Updated

Morocco Unveils Budget Transparency and Accountability Procedures – David Bloom

 

* “As Morocco continues to implement reforms in its 2011 Constitution, it demonstrates an enduring commitment to change that can serve as an example to similar reform-minded political movements elsewhere in the region.” *

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David Bloom, Research Associate, Moroccan American Center

David Bloom, Research Associate, Moroccan American Center

David Bloom, MAC
January 13, 2014

Earlier this month, Morocco’s Governing Council adopted new procedures aimed at increasing Parliamentary oversight over the early stages of the budget process.

The move is intended to create a more participative, transparent, and objective-based budget process, which was “developed using a pragmatic and progressive approach in accordance with the Constitution,” according to AtlasInfo.fr.

As with many of Morocco’s ongoing reforms, the new budgetary procedure is in lock-step with principles enshrined in the 2011 Constitution, as well as recommendations advocated by experts.

Only eight months before the adoption, a World Bank report identified transparency and an open budget process as the “true stakes” of Morocco’s governance reform.

The report concluded that “the adoption of a new budget law introducing performance budgeting and fiscal transparency…would contribute to the shaping of a sound governance model.”

Morocco had already begun the process of budget transparency in 2012 by publishing a “citizen’s budget.”

It is an annual simplified national budget, the most recent of which can be found here.

This drew special praise from the International Budget Partnership, which monitors budget openness across the globe and ranks Morocco as the second most transparent in the Middle East and North Africa (MENA) region.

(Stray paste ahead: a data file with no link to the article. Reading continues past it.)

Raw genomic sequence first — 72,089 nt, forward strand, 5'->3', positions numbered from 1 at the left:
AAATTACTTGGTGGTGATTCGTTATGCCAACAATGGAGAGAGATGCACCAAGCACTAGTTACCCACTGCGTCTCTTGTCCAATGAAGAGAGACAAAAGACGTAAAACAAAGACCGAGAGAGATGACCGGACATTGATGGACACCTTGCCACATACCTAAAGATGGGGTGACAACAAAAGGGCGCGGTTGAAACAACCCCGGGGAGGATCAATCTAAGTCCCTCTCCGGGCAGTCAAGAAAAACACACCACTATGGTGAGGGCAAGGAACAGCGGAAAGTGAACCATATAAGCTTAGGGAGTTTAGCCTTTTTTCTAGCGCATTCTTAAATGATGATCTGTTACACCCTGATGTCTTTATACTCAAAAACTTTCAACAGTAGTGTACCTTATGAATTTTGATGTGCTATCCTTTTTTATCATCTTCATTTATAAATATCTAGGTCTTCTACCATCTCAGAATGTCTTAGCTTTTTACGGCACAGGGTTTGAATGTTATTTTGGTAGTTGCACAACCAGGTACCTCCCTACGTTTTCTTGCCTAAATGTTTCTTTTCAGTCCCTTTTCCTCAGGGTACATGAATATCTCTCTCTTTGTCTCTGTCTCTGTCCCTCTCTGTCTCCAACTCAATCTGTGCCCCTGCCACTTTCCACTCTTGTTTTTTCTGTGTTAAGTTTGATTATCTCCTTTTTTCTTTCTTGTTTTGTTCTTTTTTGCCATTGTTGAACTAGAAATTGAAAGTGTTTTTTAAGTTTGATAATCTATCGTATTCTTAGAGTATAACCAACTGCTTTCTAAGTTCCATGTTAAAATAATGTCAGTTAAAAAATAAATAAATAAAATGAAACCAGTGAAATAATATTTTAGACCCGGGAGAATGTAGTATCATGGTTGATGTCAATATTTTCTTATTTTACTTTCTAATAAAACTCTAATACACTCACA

Morocco looks to improve even more with the recent changes to the budget process.

The new budgetary process contains several features. Parliamentarians will have access to new and more specific data on the budget from the beginning of the process, and will be given more authority over agenda setting and voting procedures.

Controls will also be implemented, such as the limitation of complicated special treasury accounts and more clear assignment of responsibility to funding recipients.

New budgets will feature “Budget Honesty” controls with more project and objective-based items, along with a new yearly-updated rolling triennial programming process.

Procedural reforms don’t tend to make front-page news, but Morocco’s moves to open up the budgetary process have serious implications for the country.

As Morocco continues to implement reforms outlined in the 2011 Constitution, it demonstrates an enduring commitment to change that
can serve as an example to similar reform-minded political movements elsewhere in the region.

David Bloom is a Research Associate at the Moroccan American Center.

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